5.    Lastly, the ELDW is intended as a European framework for elected representatives to better inform their citizens on what they can do for their communities at local, and also at pan-European level, and as such, it can contribute to increasing the legitimacy of local governments in the multi-level architecture of Europe.

“Inclusive societies” and the challenges for local authorities

In 2016, we chose to highlight the importance of intercultural dialogue and peaceful living together in the framework of the ELDW. Our objective was to reflect on the growing tendencies of radicalisation and violent extremism, and the threats these pose to our societies. We also intended to stress the added value of diversity for human and social development instead of emphasising the risks and the perceived and real security challenges related to the number of migrants which currently dominate the political discourse in many countries. Elected representatives are indeed key players in turning the discourse on migration to a more positive direction and ensuring that the message on the importance of peaceful living together is passed and heard by their communities.

Given its political mandate, the Congress of Local and Regional Authorities is well-aware that local and regional authorities are at the forefront of these challenges. Therefore, the Congress has been working on several tools particularly designed to help local and regional elected representatives addressing these issues. The most recent instruments in this respect are:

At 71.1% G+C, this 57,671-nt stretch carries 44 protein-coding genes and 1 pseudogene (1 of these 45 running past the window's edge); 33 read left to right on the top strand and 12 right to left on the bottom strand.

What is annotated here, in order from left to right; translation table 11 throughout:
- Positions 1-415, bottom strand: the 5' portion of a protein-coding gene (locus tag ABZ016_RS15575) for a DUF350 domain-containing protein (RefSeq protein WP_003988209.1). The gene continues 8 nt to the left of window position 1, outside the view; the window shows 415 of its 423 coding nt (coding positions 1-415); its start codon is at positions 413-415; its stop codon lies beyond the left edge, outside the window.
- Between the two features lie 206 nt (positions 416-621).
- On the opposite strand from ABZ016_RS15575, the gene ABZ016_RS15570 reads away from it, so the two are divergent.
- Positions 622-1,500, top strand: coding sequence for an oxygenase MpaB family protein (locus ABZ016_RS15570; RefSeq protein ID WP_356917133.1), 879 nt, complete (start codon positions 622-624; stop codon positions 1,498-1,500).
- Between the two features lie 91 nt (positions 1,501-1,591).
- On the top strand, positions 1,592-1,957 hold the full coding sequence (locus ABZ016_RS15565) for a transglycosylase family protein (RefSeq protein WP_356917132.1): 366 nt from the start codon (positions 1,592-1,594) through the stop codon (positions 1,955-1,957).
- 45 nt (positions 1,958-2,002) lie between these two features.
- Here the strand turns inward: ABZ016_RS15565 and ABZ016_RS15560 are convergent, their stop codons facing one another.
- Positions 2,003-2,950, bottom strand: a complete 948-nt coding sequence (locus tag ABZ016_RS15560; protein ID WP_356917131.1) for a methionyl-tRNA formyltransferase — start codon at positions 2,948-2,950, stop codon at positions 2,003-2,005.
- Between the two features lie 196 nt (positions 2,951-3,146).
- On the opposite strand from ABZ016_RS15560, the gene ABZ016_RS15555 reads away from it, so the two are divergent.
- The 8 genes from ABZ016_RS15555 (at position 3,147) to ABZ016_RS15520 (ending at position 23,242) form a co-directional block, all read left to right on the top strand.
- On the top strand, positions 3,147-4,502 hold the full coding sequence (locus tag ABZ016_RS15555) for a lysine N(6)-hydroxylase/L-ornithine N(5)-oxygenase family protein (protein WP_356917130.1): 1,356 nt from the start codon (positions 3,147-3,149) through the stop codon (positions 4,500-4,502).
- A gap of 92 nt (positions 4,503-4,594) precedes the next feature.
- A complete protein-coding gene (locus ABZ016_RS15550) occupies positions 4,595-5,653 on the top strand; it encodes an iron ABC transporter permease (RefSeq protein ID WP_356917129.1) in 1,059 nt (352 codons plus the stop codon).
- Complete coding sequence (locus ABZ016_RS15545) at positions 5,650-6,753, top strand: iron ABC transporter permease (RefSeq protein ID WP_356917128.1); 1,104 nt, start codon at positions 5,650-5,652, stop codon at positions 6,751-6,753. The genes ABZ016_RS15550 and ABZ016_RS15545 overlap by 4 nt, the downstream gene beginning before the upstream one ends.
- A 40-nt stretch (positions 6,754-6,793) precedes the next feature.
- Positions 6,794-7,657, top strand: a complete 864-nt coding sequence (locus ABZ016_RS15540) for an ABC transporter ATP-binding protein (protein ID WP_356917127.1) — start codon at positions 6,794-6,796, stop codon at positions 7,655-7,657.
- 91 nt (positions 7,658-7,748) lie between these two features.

These initiatives are completely in line with the ‘Council of Europe Action Plan 2015-17 to combat extremism and radicalisation leading to terrorism’, and other Council of Europe activities, such as the Intercultural Cities Programme.

Another important aspect of the Congress’ work is raising awareness of the added value of diversity and fostering citizen participation at grassroots level, as a means of empowering people to take part in the debate on the current arrival of refugees and to stand up for the European values of democracy, solidarity and human rights.


Education for democratic citizenship

Under the 2016 theme of “living together” of the ELDW, we decided to place a special focus on promoting human rights and citizenship education. We have to face the reality that the public opinion – based on the published opinion - is susceptible to extreme and violent ideologies and to loud but shallow populist rhethoric.

We see that citizens are no longer able to embrace the rules and institutions of democracy as active and critically thinking subjects. In other words, it is crucial to educate citizens at the earliest age on the fundamental principles and values of our democracies, so that they are able to acquire a critical understanding of the political and social processes of the world, of their country, of their nation and the smaller community they live in. Only then effective participatory and co-decision processes can be developed to actively involve citizens in decision-making and to inform them about the public issues they are concerned about.